Former London mayor Ken Livingstone has decided to leave the Labour Party after he had been suspended from it due to making controversial remarks, which have sparked an anti-Semitism scandal.
"After much consideration, I have decided to resign from the Labour Party," according to a statement issued by Livingstone on his website.
"The ongoing issues around my suspension from the Labour Party have become a distraction," the statement reads.
Back in April 2016, Livingstone suggested that Adolf Hilter had used to support Zionism, earning an 11-month suspension pending results of a probe by the party’s disciplinary panel, which halted his membership for two years.
The Labour leader, Jeremy Corbyn, accused the the party's longtimer, in a statement, of "bringing the party into disrepute" and criticized Livingstone for continuing to make offensive remarks which "could open him to further disciplinary action."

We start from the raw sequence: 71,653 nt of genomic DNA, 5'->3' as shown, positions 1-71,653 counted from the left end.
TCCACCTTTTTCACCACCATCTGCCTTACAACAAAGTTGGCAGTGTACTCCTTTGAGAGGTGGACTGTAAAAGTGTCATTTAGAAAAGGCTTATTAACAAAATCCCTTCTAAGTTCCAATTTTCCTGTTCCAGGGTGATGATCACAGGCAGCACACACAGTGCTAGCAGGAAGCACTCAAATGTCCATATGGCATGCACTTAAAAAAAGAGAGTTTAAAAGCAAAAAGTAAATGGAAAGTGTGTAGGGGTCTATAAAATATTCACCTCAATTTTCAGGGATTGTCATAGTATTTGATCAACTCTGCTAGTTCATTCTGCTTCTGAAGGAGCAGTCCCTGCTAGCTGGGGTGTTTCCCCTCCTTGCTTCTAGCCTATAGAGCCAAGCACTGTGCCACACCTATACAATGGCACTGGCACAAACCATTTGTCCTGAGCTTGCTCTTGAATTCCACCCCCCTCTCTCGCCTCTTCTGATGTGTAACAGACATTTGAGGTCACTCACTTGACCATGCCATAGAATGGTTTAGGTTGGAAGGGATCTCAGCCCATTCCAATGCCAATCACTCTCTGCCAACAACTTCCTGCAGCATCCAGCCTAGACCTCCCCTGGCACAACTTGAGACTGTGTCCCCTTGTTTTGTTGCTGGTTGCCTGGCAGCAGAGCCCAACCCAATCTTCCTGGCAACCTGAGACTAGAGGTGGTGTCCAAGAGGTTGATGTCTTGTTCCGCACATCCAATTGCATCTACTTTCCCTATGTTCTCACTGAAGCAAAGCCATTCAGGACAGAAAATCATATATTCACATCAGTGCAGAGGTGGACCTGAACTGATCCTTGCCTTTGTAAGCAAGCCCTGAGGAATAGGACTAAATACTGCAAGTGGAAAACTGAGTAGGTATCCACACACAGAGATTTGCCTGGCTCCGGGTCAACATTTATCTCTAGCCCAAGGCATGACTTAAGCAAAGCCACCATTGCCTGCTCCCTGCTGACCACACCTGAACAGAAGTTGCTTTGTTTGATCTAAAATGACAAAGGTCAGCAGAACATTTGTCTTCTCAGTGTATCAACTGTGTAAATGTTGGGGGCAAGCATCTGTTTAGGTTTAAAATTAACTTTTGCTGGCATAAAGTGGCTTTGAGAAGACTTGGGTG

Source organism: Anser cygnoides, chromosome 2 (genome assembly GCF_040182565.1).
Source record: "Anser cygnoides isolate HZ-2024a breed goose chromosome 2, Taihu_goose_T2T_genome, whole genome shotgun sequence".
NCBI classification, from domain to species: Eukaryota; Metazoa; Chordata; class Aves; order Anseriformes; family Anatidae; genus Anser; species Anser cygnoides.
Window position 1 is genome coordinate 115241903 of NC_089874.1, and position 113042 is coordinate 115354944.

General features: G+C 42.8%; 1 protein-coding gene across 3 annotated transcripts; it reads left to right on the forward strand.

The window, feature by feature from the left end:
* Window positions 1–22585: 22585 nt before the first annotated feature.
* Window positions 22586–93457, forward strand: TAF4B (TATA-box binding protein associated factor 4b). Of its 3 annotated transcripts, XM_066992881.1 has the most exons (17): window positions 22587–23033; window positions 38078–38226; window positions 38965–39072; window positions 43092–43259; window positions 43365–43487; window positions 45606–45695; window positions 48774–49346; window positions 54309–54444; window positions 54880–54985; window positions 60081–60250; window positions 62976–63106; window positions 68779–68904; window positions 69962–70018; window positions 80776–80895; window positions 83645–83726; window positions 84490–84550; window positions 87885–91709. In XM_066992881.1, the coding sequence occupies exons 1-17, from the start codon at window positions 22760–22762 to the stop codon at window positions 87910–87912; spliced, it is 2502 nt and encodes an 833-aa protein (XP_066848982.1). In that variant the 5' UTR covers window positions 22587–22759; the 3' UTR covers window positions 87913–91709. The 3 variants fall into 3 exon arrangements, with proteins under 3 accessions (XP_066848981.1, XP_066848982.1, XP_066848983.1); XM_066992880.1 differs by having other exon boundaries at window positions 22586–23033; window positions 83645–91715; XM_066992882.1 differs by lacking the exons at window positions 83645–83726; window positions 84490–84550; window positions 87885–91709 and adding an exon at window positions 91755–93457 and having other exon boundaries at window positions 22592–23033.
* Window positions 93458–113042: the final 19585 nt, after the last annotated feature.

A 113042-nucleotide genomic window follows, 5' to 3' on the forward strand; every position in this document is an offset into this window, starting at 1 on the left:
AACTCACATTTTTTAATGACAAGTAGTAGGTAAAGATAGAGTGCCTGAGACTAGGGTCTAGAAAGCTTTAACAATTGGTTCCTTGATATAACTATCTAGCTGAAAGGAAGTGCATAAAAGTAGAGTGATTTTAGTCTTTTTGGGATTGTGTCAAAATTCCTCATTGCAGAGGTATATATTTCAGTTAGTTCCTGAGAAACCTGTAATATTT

The UK Labour Party has been dealing with allegations of anti-Semitism for a few years. An inquiry chaired by lawyer Shami Chakrabarti reported in June 2016 that anti-Semitism and other types of racism were occasionally present within the party. The Labour leader later stated that anti-Semitism was "a poison" and promised to fight against this form of prejudice both in the country and within the party itself. He also said that the party would launch a political education program to enhance party members' awareness of the nature of anti-Semitism as well as ways of countering the phenomenon.